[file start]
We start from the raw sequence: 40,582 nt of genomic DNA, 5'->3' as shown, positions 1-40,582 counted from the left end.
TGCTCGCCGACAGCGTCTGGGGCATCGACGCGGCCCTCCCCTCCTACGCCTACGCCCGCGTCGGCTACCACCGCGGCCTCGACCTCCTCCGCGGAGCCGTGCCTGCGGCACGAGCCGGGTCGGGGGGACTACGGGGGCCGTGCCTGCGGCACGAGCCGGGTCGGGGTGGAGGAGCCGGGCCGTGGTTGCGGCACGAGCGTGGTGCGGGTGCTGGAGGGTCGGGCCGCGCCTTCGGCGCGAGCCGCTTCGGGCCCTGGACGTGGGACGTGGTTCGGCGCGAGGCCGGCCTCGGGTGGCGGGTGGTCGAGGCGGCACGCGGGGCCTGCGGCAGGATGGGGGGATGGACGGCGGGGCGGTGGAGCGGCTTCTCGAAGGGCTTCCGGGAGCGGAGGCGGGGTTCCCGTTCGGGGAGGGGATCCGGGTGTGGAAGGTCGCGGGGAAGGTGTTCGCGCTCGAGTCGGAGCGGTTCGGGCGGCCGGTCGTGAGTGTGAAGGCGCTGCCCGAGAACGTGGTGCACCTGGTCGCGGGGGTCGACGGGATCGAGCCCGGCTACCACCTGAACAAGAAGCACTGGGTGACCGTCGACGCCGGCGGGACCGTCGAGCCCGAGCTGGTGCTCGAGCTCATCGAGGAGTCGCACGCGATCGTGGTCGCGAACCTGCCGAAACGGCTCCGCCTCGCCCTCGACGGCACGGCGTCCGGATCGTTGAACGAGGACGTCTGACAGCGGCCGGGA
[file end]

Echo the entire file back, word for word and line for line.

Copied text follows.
We start from the raw sequence: 40,582 nt of genomic DNA, 5'->3' as shown, positions 1-40,582 counted from the left end.
TGCTCGCCGACAGCGTCTGGGGCATCGACGCGGCCCTCCCCTCCTACGCCTACGCCCGCGTCGGCTACCACCGCGGCCTCGACCTCCTCCGCGGAGCCGTGCCTGCGGCACGAGCCGGGTCGGGGGGACTACGGGGGCCGTGCCTGCGGCACGAGCCGGGTCGGGGTGGAGGAGCCGGGCCGTGGTTGCGGCACGAGCGTGGTGCGGGTGCTGGAGGGTCGGGCCGCGCCTTCGGCGCGAGCCGCTTCGGGCCCTGGACGTGGGACGTGGTTCGGCGCGAGGCCGGCCTCGGGTGGCGGGTGGTCGAGGCGGCACGCGGGGCCTGCGGCAGGATGGGGGGATGGACGGCGGGGCGGTGGAGCGGCTTCTCGAAGGGCTTCCGGGAGCGGAGGCGGGGTTCCCGTTCGGGGAGGGGATCCGGGTGTGGAAGGTCGCGGGGAAGGTGTTCGCGCTCGAGTCGGAGCGGTTCGGGCGGCCGGTCGTGAGTGTGAAGGCGCTGCCCGAGAACGTGGTGCACCTGGTCGCGGGGGTCGACGGGATCGAGCCCGGCTACCACCTGAACAAGAAGCACTGGGTGACCGTCGACGCCGGCGGGACCGTCGAGCCCGAGCTGGTGCTCGAGCTCATCGAGGAGTCGCACGCGATCGTGGTCGCGAACCTGCCGAAACGGCTCCGCCTCGCCCTCGACGGCACGGCGTCCGGATCGTTGAACGAGGACGTCTGACAGCGGCCGGGA